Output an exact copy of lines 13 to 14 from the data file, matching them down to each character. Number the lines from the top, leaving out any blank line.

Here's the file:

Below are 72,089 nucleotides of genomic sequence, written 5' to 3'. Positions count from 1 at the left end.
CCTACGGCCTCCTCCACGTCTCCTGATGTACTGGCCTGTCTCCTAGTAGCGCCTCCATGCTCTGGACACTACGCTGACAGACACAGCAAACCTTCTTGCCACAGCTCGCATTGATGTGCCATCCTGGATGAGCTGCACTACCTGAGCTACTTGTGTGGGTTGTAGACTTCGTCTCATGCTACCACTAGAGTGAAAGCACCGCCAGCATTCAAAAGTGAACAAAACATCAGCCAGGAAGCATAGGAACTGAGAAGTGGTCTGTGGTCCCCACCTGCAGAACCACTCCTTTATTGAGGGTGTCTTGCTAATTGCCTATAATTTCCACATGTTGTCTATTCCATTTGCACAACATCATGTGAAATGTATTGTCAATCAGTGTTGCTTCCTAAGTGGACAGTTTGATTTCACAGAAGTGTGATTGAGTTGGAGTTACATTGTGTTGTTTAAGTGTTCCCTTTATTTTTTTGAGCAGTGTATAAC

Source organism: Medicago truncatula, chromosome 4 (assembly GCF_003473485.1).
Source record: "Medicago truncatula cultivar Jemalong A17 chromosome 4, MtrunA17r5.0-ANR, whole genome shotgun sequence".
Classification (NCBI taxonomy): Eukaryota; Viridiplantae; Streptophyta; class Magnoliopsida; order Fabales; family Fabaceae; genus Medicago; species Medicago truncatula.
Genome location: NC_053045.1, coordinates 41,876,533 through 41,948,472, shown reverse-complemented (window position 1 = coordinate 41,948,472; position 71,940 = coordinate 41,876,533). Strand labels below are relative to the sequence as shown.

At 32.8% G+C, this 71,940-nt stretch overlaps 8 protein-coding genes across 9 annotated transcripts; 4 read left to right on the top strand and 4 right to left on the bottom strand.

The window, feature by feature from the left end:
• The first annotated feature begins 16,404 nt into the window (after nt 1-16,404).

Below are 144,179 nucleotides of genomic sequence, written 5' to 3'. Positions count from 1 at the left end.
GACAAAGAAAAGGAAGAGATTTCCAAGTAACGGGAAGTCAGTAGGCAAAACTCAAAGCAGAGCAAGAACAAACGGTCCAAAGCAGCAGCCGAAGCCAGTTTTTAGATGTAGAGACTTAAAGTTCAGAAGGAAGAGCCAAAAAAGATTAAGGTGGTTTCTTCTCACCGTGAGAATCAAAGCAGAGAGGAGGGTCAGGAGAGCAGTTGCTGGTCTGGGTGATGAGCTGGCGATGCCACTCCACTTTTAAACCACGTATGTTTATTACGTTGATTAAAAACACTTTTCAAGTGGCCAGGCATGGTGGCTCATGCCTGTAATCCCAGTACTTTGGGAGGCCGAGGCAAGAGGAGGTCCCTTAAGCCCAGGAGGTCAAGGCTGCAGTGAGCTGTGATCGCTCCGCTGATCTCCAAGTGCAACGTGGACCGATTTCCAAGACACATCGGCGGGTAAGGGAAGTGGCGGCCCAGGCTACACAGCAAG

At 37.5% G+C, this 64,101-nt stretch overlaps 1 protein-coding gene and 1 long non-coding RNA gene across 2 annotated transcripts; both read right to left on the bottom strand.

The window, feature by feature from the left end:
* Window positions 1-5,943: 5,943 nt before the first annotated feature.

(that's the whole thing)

The window, feature by feature from the left end:
* Window positions 1-5,943: 5,943 nt before the first annotated feature.